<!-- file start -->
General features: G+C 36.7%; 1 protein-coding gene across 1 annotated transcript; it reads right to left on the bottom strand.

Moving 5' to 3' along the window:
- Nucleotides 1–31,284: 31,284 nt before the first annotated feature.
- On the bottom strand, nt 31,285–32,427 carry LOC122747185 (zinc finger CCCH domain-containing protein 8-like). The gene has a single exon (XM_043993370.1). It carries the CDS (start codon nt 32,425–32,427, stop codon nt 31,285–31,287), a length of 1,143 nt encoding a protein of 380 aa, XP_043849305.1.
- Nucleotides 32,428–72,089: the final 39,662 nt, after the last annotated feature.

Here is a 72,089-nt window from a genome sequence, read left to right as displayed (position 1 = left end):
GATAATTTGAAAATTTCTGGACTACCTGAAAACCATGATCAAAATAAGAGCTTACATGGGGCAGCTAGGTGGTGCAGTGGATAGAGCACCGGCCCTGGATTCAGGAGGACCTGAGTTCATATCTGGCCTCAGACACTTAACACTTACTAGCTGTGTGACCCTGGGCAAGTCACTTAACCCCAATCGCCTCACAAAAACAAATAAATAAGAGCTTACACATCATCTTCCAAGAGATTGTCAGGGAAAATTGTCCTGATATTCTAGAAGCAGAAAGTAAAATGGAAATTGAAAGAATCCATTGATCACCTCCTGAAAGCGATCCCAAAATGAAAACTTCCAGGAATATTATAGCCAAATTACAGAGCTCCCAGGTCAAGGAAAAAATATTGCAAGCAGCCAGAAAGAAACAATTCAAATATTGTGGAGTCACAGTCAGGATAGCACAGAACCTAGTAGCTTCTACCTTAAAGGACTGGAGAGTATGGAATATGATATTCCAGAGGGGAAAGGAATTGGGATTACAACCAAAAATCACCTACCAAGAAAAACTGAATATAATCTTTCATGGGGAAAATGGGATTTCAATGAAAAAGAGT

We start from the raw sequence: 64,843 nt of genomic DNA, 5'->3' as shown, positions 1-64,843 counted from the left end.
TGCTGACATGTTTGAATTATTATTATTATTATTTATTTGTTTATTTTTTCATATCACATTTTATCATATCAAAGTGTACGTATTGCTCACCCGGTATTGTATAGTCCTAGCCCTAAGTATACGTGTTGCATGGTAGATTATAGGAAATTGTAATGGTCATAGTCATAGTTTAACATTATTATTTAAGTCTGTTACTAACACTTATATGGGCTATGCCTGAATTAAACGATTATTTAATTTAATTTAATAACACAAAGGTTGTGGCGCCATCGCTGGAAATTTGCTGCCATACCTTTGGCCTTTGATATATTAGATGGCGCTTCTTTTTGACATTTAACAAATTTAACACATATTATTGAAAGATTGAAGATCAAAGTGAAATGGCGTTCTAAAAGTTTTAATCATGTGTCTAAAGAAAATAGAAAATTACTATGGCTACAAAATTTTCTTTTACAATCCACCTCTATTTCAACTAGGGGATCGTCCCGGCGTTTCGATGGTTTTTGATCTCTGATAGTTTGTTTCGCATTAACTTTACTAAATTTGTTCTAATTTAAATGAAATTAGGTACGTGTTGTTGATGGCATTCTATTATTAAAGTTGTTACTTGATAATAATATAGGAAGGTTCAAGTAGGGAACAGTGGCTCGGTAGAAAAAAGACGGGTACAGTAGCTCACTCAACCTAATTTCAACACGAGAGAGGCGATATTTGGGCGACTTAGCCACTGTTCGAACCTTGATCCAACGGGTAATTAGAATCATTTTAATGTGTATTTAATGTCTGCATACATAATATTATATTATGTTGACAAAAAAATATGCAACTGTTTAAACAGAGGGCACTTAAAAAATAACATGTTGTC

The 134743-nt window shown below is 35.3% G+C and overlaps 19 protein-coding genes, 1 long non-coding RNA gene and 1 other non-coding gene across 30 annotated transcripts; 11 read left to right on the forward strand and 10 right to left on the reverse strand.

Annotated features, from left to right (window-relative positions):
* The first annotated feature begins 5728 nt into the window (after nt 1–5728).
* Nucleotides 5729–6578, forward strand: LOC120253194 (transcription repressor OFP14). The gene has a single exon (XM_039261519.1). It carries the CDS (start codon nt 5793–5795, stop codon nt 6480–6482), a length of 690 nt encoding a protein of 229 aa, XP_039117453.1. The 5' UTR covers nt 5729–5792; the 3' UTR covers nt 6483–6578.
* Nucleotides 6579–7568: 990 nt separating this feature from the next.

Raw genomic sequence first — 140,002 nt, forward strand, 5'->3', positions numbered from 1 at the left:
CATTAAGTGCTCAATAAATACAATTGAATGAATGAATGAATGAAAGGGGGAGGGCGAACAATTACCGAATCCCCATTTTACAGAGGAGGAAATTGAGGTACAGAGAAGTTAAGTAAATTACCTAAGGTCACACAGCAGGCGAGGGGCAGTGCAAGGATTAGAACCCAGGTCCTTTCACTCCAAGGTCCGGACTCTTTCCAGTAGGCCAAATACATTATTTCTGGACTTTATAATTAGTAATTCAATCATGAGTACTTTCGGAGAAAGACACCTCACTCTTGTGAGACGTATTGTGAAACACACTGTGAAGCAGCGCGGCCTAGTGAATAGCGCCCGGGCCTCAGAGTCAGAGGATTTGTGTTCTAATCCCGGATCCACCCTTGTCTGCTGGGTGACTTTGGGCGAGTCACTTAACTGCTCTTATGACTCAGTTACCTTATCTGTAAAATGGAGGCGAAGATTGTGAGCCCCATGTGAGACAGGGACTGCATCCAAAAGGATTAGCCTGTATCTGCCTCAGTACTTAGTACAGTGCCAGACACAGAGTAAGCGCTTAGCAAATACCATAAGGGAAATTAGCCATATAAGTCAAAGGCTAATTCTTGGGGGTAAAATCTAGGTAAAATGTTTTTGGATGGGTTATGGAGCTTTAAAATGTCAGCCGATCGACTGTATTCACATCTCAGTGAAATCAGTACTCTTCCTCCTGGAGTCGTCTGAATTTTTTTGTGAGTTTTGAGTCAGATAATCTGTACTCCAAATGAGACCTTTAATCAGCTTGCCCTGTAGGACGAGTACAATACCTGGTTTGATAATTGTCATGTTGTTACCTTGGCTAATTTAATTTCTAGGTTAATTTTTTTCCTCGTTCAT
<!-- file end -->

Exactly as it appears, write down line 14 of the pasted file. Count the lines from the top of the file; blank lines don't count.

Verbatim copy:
* Nucleotides 6579–7568: 990 nt separating this feature from the next.